For St Louis de Montfort Mary means the summation of God’s graces. He writes: God the Father gathered all the waters together and called them the seas or maria [Latin, seas]. He gathered all His grace together and called it Mary or Maria . . . This immense treasury is none other than Mary whom the saints call the ‘treasury of the Lord.’ From her fullness all men are made rich (St. Louis de Montfort +1716).

While honouring the Name of the Tota Pulchra, the Beautiful One, let us now pray the subsequent prayer which greatly honours the Name of Mary, accompanied by St Alphonsus de Liguori:

O great Mother of God and my Mother Mary, it is true that I am unworthy to name thee; but thou, who lovest me and desirest my salvation, must, notwithstanding the impurity of my tongue, grant that I may always invoke thy most holy and powerful name in my aid, for thy name is the succor of the living, and the salvation of the dying. Ah, most pure Mary, most sweet Mary, grant that henceforth thy name may be the breath of my life. O Lady, delay not to help me when I invoke thee, for in all the temptations which assail me, and in all my wants, I will never cease calling upon thee, and repeating again and again, Mary, Mary. Thus it is that I hope to act during my life, and more particularly at death, that after that last struggle I may eternally praise thy beloved name in heaven, O clement, O pious, O sweet Virgin Mary.

Ah, Mary, most amiable Mary, with what consolation, what sweetness, what confidence, what tenderness, is my soul penetrated in only naming, in only thinking of thee! I thank my Lord and God, who, for my good, has given thee a name so sweet and deserving of love, and at the same time so powerful. But, my sovereign Lady, I am not satisfied with only naming thee, I wish to name thee with love: I desire that my love may every hour remind me to call on thee, so that I may be able to exclaim with St. Bonaventure, “O name of the Mother of God, thou art my love.” My own dear Mary, O my beloved Jesus, may your most sweet names reign in my heart, and in all hearts. Grant that I may forget all others to remember, and always invoke, your adorable names alone. Ah! Jesus my Redeemer, and my Mother Mary, when the moment of death comes when I must breathe forth my soul and leave this worid, deign, through your merits, to grant that I may then pronounce my last words, and that they may be, “I love thee, O Jesus; I love thee, O Mary; to you do I give my heart and my soul.” Amen.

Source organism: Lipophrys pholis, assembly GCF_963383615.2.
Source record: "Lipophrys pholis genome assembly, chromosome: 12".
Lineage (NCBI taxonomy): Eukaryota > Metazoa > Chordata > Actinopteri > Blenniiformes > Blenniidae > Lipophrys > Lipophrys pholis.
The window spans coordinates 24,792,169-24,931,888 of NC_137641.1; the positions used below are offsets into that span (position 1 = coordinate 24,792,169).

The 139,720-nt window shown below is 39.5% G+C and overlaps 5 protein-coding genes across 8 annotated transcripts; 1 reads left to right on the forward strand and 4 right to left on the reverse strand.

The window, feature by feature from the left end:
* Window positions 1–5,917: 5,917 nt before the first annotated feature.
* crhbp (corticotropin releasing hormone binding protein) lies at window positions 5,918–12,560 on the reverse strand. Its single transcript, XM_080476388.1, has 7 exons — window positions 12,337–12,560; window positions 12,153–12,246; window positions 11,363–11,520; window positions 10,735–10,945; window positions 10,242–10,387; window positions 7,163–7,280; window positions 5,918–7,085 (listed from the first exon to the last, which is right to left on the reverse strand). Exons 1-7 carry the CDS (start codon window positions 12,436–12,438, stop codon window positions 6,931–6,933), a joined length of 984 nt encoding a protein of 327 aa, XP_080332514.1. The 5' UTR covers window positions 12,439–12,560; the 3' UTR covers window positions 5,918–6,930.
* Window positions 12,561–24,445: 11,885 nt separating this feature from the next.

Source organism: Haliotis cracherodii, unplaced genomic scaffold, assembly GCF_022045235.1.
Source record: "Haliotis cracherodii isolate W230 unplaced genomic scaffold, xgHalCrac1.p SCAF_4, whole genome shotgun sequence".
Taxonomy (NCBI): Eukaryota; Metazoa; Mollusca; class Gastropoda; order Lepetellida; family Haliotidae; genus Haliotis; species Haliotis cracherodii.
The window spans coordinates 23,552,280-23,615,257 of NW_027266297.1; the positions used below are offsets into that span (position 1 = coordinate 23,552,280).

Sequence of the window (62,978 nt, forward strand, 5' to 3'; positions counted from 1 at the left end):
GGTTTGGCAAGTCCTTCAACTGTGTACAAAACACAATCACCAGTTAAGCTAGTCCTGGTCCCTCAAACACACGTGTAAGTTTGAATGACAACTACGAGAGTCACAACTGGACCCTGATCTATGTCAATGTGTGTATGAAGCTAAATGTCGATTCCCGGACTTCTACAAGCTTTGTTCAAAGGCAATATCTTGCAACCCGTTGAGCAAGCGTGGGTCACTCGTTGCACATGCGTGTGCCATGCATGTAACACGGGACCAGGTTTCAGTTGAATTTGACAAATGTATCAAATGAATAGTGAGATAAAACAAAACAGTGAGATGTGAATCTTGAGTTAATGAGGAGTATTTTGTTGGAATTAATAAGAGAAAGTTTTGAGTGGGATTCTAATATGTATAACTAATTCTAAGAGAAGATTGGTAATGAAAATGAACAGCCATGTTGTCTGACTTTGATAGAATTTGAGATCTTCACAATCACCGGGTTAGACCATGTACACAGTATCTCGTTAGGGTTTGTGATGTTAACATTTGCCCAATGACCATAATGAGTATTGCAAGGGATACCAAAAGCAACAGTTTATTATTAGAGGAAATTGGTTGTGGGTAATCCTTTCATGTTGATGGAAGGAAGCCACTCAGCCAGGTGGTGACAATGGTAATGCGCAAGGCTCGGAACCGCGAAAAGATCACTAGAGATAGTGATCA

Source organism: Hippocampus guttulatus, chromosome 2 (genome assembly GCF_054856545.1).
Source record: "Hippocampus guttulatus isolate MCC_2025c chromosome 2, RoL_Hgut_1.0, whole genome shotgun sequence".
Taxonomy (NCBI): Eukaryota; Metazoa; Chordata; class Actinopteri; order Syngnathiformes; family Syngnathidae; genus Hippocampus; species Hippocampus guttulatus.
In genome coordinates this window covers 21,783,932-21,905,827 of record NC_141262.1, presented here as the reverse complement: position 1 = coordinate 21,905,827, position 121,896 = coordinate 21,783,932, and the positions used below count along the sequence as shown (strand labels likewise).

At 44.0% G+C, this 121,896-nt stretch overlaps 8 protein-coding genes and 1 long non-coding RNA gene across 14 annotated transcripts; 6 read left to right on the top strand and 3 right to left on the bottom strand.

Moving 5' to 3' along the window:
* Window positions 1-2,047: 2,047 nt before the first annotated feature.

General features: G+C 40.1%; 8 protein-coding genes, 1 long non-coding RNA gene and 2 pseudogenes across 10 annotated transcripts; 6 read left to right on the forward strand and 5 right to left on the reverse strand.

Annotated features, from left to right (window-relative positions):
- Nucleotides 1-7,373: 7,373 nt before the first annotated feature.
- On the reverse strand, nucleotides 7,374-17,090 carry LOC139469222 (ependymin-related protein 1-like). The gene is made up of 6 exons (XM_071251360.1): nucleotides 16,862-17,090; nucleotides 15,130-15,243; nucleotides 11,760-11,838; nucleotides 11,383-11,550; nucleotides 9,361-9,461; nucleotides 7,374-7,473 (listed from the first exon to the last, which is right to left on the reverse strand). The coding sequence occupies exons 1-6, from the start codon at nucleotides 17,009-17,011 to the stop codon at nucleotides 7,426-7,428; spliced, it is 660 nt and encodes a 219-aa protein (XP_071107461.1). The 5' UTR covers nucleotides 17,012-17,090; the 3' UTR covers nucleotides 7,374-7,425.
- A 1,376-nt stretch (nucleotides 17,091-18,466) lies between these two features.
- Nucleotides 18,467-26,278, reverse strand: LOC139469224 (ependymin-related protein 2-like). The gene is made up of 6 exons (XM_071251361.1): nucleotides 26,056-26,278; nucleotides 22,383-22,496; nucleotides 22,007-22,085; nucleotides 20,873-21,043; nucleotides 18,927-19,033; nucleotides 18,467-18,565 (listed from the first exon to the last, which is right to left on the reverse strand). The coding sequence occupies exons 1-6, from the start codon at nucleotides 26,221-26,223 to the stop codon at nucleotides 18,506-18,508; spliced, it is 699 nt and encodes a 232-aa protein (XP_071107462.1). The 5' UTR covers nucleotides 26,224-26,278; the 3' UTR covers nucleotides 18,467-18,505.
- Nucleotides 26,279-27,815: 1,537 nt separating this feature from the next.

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Fr Mario Attard OFM Cap was born in San Gwann on August 26 1972. After being educated in governmental primary and secondary schools as well as at the Naxxar Trade School he felt the call to enter the Franciscan Capuchin Order. After obtaining the university requirements he entered the Capuchin friary at Kalkara on October 12 1993. A year after he was ordained a priest, precisely on 4 September 2004, his superiors sent him to work with patients as a chaplain first at St. Luke's Hospital and later at Mater Dei. In 2007 Fr Mario obtained a Master's Degree in Hospital Chaplaincy from Sydney College of Divinity, University of Sydney, Australia. From November 2007 till March 2020 Fr Mario was one of the six chaplains who worked at Mater Dei Hospital., Malta's national hospital. Presently he is a chaplain at Sir Anthony Mamo Oncology Centre. Furthermore, he is a regular contributor in the MUMN magazine IL-MUSBIEĦ, as well as doing radio programmes on Radio Mario about the spiritual care of the sick.